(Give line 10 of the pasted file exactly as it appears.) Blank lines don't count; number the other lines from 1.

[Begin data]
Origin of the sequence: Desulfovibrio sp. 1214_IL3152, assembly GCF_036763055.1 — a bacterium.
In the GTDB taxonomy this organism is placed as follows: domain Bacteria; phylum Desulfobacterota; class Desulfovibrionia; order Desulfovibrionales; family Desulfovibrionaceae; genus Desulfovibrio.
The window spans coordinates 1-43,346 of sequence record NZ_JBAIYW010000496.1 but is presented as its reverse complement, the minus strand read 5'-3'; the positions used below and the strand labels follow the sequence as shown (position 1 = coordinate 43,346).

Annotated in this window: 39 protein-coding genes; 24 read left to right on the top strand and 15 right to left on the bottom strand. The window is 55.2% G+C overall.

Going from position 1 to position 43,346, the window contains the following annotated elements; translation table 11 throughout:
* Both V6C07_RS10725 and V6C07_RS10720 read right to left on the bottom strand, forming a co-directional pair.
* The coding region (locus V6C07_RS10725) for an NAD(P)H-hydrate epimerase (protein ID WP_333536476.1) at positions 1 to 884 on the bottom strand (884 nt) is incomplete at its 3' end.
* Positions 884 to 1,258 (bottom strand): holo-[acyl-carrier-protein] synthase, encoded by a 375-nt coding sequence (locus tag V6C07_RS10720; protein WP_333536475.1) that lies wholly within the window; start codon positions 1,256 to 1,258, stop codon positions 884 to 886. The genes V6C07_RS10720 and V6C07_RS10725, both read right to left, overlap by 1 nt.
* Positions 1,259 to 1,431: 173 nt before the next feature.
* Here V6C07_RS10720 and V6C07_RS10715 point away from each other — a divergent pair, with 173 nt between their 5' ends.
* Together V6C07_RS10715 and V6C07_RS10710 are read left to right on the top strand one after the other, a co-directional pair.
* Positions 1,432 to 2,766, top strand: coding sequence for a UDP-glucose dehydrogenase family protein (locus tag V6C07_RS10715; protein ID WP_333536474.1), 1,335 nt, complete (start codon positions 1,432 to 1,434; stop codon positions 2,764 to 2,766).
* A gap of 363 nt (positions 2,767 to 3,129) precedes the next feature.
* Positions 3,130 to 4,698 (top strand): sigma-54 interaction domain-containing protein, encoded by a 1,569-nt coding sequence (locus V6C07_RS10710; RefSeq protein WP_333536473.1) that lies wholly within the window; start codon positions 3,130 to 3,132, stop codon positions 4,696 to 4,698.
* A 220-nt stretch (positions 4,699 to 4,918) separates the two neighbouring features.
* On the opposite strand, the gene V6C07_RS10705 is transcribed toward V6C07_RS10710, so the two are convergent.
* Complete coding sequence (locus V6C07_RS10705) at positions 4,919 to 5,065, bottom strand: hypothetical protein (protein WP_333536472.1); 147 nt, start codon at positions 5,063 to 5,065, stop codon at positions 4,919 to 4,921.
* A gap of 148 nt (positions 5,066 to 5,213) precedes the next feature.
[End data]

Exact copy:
* Here V6C07_RS10720 and V6C07_RS10715 point away from each other — a divergent pair, with 173 nt between their 5' ends.